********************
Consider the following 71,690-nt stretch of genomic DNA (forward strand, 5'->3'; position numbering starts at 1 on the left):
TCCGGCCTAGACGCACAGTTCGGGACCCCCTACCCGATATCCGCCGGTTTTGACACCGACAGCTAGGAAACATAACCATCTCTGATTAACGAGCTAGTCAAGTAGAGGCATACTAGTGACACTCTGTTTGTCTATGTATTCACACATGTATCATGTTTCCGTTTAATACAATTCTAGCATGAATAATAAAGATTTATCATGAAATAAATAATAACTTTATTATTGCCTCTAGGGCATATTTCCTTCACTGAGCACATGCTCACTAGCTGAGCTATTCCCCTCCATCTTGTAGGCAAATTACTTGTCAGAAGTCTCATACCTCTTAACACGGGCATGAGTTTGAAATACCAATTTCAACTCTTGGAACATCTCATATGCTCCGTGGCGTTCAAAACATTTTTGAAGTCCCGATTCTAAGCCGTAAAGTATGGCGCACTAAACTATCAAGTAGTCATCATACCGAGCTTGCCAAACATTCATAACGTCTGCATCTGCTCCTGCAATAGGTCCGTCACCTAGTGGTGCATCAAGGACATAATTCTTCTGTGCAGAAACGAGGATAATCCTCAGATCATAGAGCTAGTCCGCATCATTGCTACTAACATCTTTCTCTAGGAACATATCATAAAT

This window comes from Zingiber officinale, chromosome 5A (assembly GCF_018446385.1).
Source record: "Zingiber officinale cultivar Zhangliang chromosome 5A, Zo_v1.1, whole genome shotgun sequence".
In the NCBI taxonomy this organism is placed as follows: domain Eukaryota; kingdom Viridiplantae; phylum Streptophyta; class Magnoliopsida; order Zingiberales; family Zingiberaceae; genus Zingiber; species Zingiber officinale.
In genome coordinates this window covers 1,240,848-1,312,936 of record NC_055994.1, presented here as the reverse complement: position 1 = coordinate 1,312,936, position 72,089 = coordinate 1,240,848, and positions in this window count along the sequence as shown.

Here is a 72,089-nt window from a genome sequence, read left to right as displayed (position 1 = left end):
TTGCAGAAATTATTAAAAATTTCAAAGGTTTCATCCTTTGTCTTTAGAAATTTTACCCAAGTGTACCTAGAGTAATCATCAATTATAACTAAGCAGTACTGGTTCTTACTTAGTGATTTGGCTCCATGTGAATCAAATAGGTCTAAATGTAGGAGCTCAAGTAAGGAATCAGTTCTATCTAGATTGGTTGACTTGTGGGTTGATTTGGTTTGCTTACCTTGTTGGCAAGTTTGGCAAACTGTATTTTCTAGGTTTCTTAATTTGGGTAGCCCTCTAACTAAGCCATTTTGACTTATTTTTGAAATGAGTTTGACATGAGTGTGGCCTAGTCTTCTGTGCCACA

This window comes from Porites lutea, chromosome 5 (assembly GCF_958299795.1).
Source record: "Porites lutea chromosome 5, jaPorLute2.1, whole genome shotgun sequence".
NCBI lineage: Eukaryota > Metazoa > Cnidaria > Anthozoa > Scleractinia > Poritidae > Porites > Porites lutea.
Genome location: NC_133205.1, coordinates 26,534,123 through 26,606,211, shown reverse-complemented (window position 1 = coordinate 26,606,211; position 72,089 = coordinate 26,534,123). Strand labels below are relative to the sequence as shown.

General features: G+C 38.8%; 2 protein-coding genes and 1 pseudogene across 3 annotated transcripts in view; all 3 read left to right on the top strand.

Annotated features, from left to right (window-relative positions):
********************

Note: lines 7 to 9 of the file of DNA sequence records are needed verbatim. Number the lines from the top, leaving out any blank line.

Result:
Here is a 72,089-nt window from a genome sequence, read left to right as displayed (position 1 = left end):
TTGCAGAAATTATTAAAAATTTCAAAGGTTTCATCCTTTGTCTTTAGAAATTTTACCCAAGTGTACCTAGAGTAATCATCAATTATAACTAAGCAGTACTGGTTCTTACTTAGTGATTTGGCTCCATGTGAATCAAATAGGTCTAAATGTAGGAGCTCAAGTAAGGAATCAGTTCTATCTAGATTGGTTGACTTGTGGGTTGATTTGGTTTGCTTACCTTGTTGGCAAGTTTGGCAAACTGTATTTTCTAGGTTTCTTAATTTGGGTAGCCCTCTAACTAAGCCATTTTGACTTATTTTTGAAATGAGTTTGACATGAGTGTGGCCTAGTCTTCTGTGCCACA

This window comes from Porites lutea, chromosome 5 (assembly GCF_958299795.1).